City offers help restoring Central District MLK mural

The vandalism was covered by a coat of light blue paint (Image: CHS)

The community responded quickly to cover some of the damage. City Hall says it will help restore the neighborhood art after the Central District mural of the slain civil rights leader at MLK Way and E Cherry was defaced headed into Monday’s holiday.

Mayor Bruce Harrell says the city will offer its help in restoring the MLK mural after someone vandalized the artwork on the outside of the building home to Fat’s Chicken and Waffles. Continue reading

Man in critical condition after 15th/Cherry alley shooting

A 53-year-old man was critically wounded and Seattle Police were investigating after an alley shooting overnight in the Central District.

Multiple callers reported gunfire and a man was reported shot in the stomach near 15th and Cherry around 2:15 AM, according to East Precinct radio updates.

Seattle Police arrived and secured the scene for Seattle Fire to treat and transport the man to Harborview. Seattle Fire reported the patient was in critical condition.

According to radio updates, police were collecting evidence and interviewing people in a nearby building and found at least one shell casing and bullet holes in a fence in the alley.

There were no reported arrests and no suspect information was available.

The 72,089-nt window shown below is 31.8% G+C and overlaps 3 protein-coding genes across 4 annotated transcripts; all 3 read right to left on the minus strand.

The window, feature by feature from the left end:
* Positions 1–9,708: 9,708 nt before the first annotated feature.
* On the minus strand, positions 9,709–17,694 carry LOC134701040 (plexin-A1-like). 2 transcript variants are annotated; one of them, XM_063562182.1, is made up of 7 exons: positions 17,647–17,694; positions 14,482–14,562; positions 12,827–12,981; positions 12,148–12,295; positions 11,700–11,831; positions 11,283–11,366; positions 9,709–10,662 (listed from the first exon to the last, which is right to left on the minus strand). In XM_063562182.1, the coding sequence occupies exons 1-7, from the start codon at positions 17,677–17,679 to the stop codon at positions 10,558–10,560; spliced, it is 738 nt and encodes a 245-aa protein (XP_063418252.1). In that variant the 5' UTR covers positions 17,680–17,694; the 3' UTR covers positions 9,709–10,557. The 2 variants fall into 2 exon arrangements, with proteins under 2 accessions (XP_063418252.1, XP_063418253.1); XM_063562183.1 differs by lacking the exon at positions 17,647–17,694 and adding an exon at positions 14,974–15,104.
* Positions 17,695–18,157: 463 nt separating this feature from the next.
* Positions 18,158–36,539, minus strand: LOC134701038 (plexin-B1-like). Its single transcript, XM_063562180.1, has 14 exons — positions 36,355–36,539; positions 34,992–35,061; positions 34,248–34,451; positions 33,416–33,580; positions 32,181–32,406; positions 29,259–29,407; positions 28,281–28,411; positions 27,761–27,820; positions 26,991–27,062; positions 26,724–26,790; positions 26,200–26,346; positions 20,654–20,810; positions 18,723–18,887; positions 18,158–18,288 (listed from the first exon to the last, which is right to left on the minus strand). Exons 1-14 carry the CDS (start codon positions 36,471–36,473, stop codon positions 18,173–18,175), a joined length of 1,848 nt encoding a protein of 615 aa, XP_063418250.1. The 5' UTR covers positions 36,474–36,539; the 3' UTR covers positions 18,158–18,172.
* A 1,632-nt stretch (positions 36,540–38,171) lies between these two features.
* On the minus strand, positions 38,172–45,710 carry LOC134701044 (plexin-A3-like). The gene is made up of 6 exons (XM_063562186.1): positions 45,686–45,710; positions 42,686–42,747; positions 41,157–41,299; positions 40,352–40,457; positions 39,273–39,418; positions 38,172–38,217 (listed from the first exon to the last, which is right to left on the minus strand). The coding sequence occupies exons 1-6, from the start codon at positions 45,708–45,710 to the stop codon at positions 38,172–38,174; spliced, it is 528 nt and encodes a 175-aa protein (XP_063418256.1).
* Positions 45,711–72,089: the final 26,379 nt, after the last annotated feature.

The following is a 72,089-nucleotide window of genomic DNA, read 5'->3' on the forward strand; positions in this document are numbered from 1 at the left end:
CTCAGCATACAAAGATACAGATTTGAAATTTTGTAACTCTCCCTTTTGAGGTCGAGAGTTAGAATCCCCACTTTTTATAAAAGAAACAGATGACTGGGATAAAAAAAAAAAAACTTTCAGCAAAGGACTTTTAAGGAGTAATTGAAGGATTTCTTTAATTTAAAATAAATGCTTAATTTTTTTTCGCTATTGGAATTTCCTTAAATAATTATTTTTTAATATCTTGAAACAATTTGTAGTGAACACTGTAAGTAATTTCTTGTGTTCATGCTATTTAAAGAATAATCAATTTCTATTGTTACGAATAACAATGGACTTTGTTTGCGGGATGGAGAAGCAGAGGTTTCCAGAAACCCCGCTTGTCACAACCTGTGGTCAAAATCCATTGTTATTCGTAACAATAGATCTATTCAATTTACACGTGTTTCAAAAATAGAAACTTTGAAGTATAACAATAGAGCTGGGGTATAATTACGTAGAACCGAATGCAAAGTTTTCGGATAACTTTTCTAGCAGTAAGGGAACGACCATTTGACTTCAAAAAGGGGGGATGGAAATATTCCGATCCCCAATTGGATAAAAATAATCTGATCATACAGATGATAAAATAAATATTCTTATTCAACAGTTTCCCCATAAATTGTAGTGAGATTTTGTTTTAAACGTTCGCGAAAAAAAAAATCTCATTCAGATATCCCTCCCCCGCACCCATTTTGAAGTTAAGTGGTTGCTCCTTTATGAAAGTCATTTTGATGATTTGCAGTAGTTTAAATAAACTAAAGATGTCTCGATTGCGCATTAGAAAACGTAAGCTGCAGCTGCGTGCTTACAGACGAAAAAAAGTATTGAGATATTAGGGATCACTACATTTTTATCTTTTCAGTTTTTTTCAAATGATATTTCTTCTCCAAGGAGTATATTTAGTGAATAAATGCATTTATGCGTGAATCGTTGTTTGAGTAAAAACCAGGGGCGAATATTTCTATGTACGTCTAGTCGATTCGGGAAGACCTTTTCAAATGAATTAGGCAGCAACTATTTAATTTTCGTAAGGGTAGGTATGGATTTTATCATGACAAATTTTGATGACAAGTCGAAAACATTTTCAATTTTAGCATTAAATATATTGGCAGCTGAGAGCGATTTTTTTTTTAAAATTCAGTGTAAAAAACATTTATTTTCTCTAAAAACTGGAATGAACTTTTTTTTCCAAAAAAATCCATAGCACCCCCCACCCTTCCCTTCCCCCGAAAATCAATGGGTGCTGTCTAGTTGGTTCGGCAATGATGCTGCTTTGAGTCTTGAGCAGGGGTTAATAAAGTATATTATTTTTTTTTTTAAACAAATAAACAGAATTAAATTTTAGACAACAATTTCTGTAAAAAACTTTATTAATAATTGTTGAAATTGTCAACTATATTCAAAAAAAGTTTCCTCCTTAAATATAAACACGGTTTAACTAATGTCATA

See something others should know about? Email CHS or call/txt (206) 399-5959. Hear sirens and wondering what’s going on? Check out Twitter reports from @jseattle or tune into the CHS Scanner page.

 

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Métier Brewing Company will bring Black-owned beer — and Japanese street food — to new Central District taproom in 2022

A 20-year resident of the Central District will open a new flagship taproom for one of the few Black-owned beer breweries in the nation early next year on E Cherry.

Rodney Hines calls Métier Brewing Company “purpose-driven” and said he chose expanding the brewery with a taproom and Japanese street food in the Central Area with the intent of recognizing the history of the communities there while also being present as a Black business owner in the neighborhood.